• Cryptosporidiosis



    Cryptosporidiosis is an infection of the intestine. It can cause severe diarrhea .
    Most healthy adults recover from this infection in a few weeks. It can be life threatening for young children, the elderly, and very sick people, especially those with compromised immune systems.
    The Intestines
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    It is caused by a parasite called Cryptosporidium parvum . These parasites live in the intestines of infected people and animals. They can also contaminate objects and surfaces that people touch. They may also be in soil where food is grown. The parasite can also be in recreational waters where people swim.
    The infection is caused by swallowing the parasite. When the parasite enters your intestine, it comes out of its shell. It will multiply and may cause an infection. Eventually, it is passed from your body through a bowel movement.
    Some sources of cryptosporidiosis are:
      Humans and animals:
      • Contact with diapers or clothing that are contaminated with the infection
      • Contact with animal feces by touching animals, cleaning cages, or visiting barns or petting zoos
      • Sexual activity that involves contact with feces
      • Eating food grown in, or contaminated by, infected soil
      • Drinking unpasteurized milk, dairy products, or apple juice
      • Eating food that was handled by someone who is infected or washed in contaminated water
      Water (common way for the parasite to be transmitted):
      • Accidentally swallowing water in contaminated recreational water, such as a lake, ocean, bay, stream, hot tub, swimming pool, or water park
      • Drinking water or ice that is contaminated

    Risk Factors

    People who are at increased risk for cryptosporidiosis include:
    • Young children, especially if they are in day care
    • Day care workers or those who work in a group setting
    • People whose immune system is weakened by cancer, AIDS , or an organ transplant
    • People who engage in oral-anal sex
    • International travelers, backpackers, hikers, and campers


    Symptoms usually begin about a week after infection. Some people will not have any.
    Symptoms consist mainly of:
    • Watery diarrhea
    • Stomach cramps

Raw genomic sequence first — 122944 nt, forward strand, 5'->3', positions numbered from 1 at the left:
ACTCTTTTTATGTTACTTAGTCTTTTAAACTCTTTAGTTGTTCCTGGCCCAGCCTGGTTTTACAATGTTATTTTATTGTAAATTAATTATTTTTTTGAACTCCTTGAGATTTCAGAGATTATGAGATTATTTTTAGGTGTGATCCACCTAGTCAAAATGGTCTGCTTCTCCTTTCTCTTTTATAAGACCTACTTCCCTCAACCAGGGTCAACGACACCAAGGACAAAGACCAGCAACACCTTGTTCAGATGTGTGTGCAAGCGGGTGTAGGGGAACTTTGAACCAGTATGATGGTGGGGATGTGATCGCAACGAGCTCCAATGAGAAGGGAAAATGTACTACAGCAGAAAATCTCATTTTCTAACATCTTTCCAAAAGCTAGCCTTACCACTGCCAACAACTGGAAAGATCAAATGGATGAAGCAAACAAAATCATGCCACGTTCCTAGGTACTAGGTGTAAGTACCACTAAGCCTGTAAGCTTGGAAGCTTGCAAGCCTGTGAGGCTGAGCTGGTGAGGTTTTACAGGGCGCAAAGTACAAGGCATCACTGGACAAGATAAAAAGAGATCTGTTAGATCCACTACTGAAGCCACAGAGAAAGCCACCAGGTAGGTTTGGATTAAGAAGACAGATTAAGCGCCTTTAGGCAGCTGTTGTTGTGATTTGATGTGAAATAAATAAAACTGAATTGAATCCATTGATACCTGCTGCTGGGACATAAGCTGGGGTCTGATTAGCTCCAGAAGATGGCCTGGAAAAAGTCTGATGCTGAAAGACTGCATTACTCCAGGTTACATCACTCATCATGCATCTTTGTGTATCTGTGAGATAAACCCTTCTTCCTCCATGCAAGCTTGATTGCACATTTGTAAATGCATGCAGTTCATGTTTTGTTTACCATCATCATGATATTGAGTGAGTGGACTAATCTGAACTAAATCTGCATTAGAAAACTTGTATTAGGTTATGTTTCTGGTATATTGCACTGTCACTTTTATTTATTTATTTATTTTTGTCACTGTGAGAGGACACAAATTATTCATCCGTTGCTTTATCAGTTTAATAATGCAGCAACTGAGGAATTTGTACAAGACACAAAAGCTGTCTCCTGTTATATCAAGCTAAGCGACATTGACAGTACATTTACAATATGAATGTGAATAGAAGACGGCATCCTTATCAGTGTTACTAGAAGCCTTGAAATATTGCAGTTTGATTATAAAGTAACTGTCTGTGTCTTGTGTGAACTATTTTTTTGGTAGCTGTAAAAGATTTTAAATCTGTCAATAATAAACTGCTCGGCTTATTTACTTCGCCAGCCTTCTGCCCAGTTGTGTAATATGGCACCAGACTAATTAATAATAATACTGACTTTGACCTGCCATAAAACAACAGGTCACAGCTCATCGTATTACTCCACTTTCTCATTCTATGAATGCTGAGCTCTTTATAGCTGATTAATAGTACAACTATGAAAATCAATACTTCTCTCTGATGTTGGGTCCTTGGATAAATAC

• Upset stomach, vomiting
    • Slight fever
    • Weakness
    • Weight loss
    • Dehydration
    The symptoms may come and go before you are finally better.


    Your doctor will take one or more stool samples. They will be sent to a lab to be examined.


    People with healthy immune systems usually recover without needing treatment. Recovery can take several weeks. It may take up to one month. If you have severe diarrhea, you may be given:
    • IV fluids
    • Antidiarrheal drugs
    • Nitazoxanide —a drug recently approved to treat the diarrhea associated with cryptosporidiosis in healthy people
    People with a weakened immune system have a greater risk of getting this infection. People with AIDS have this higher risk. They are also likely to have a more severe and longer infection. They may become permanently infected.


    There are several important measures you can take to lower your risk of getting cryptosporidiosis:
      Wash your hands:
      • After using the toilet
      • After changing a diaper
      • Before handling or eating food
      • After contact with animals or soil
      • After contact with infected people
      Drink safe water:
      • Boil water if you are unsure if it’s safe
      • Avoid swallowing water when swimming in recreational water
      Eat safe food:
      • Wash vegetables that will be eaten raw
      • Drink only pasteurized milk and juice
    • Use precautions during sexual activity
    If you are infected with cryptosporidiosis, it’s important to avoid spreading the parasite to others by:
    • Washing your hands frequently
    • Not swimming in recreational waters
    • Taking precautions during sexual activity


    American Medical Association http://www.ama-assn.org/

    Centers for Disease Control and Prevention http://www.cdc.gov/


    Canadian HIV/AIDS Information Centre http://www.cpha.ca/

    Health Canada http://www.hc-sc.gc.ca/index%5Fe.html/


    Beers MH, Fletcher AJ, Jones TV, et al. The Merck Manual of Medical Information: Second Home Edition . Merck Research Laboratories: Whitehouse Station, NJ; 2003.

    Cryptosporidiosis. Directors of Health Promotion and Education website. Available at www.astdhpphe.org/infect/crypto.html. Accessed September 19, 2005.

    Cryptosporidiosis: a simple fact sheet. AIDS Treatment Data Network website. Available at www.atdn.org/simple/crypto.html. Accessed September 19, 2005.

    Cryptosporidium infection. Department of Health and Human Services. Centers for Disease Control and Prevention website. Available at www.cdc.gov/ncidod/dpd/parasites/cryptosporidiosis/factsht%5Fcryptosporidiosis.htm. Accessed September 19, 2005.

    Gormley FJ, Little CL, Chalmers RM, Rawal N, Adak GK. Zoonotic cryptosporidiosis from petting farms, England and wales, 1992-2009. Emerg Infect Dis. 2011;17(1):151-152.

    Putignani L, Menichella D. Global distribution, public health and clinical impact of the protozoan pathogen cryptosporidium. Interdiscip Perspect Infect Dis. 2010;2010.

    Revision Information

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